'Whistleblower' bill aims to improve health care worker safety

Bill could make it easier for workers to speak out without fear of reprisal

'Whistleblower' bill aims to improve health care worker safety

With violence towards health care workers on the rise, one Ontario MP is looking to introduce a parliamentary bill that would make it easier for health care workers to speak out on violence and harassment at work.

Bill 68 – or the Speaking Out About Workplace Violence and Workplace Harassment Act, 2021 – also known as the “whistleblower bill”, is gaining traction among unions and other health care activists as a means to address this worrying trend.

“You can’t address the problem if you can’t talk about it,” says Michael Hurley, President of the Ontario Council of Hospital Unions.

That is why this bill is so important, he says, adding that the level of violence going on needs to be reported. "But people are prevented from telling the truth about it, because if they do they often get punished for it," he says. "And we need to be able to speak about it, so that we can address it.”

During his time with the union, Hurley has noticed a rise in reports of violence towards health care workers. “Increasingly, in the consultations we were doing with members, we were getting reports of significant amounts of violence.”

The union did a number of studies to try to drill down into the extent of the causes and consequences of the problem. These results were eventually made public. However, Hurley says that one of the nurses who had been on the panel was quoted in a media release saying that there was a widespread problem with violence in health care. “Her hospital fired her the next week, saying that she had brought them into disrepute by suggesting that there was a problem at that particular hospital, when in fact she was trying to draw attention to a provincial problem.”

The union eventually helped the nurse get her job back, but it took two years and the hospital “fought tooth and nail" to contest the case. "This is not something that hospitals want people talking about,” says Hurley.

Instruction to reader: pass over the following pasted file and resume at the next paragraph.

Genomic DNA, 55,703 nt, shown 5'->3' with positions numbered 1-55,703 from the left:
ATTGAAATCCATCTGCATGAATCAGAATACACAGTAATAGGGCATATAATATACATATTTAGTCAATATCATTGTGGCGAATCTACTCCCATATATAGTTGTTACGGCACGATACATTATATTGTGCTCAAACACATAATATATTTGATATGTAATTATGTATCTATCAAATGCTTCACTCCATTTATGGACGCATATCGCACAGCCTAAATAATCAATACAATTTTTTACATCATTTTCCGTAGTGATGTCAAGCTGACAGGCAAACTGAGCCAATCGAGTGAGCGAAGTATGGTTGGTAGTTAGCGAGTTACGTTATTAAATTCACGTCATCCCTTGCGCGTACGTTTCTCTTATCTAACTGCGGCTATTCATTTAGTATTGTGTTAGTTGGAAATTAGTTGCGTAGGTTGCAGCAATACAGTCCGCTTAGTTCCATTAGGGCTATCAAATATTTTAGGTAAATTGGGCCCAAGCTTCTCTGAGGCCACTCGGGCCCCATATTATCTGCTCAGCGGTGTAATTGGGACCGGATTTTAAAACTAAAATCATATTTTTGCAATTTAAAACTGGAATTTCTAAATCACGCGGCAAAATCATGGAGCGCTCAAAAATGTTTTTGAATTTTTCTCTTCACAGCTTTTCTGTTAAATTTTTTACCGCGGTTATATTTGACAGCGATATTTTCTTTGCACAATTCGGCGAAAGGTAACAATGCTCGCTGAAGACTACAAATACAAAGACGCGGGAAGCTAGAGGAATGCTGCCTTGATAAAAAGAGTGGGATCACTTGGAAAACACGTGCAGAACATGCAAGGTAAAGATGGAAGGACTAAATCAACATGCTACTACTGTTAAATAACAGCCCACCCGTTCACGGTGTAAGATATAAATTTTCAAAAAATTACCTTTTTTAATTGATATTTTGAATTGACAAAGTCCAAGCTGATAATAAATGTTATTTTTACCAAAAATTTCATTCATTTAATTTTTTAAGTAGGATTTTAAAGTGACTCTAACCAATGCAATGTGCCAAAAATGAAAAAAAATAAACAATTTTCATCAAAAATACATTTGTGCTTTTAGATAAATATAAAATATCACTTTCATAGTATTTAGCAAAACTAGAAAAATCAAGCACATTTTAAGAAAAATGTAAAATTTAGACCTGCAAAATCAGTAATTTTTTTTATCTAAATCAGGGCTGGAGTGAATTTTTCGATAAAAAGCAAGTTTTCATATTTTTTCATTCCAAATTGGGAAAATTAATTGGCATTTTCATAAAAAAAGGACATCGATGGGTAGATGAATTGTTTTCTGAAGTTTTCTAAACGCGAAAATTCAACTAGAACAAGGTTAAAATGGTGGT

He says that a number of people who have been outspoken have suffered from reprisal, so “that’s really the genesis of our support for the whistleblowing legislation". Hurley says that this new bill would make it clearly an offense to reprise against someone raising concerns, including publicly, about violence in a work environment.

“I think this is really important. I’ve worked with three activists who’ve been fired over the course of our work on violence. They were union leaders fired because they spoke up about violence – that was my perception.”

The bill, he says, would make it an offense to reprise in that way.

So far, the bill has not gained much cross-bench support. France Gélinas, the NDP MP who introduced the bill, introduced it as a private member’s bill. “I don’t believe that the government supports it, [but] we’re going to keep pushing it, talking about it,” says Hurley. “We’re trying to continually find ways to talk about the problem to try and get it fixed.”

The federal government amended the Canadian Criminal Code at the end of 2021 to significantly toughen penalties for violence against health care workers. But Hurley says that is took decades of lobbying to achieve that, and he anticipates that it will also take a long time to push this new bill provincially.

Hurley points to staffing shortages as one of the reasons for this rise in workplace violence in the health care sector. He says that staffing cuts over the last few decades have had huge impacts on the health care sector – notably on quality of care. Fewer nurses or doctors around means that health care is effectively being doled out, almost rationed. And this is a problem which has been exacerbated by the pandemic.

“And people wait longer for care, and despite everyone’s best efforts the quality of care is not as good as it should be. And the level of frustration people have intensifies under those conditions.”

Violence and harassment is particularly an issue for female or racialized workers.

“We did a poll of the nurses we represent [registered practical nurses]. 30 per cent of them report they’ve been sexually assaulted over their working career at work. In terms of Indigenous and racialized workers, 87 per cent report being the subject of racist aggression, verbal aggression and physical violence at work. What you’ve got is a toxic environment, which is dangerous.

When you have a society which is permissive of violence against women and you’ve got a predominantly female workforce – which is also largely racialized across the health care sector – people express this anger and there are no social controls around it,” says Hurley.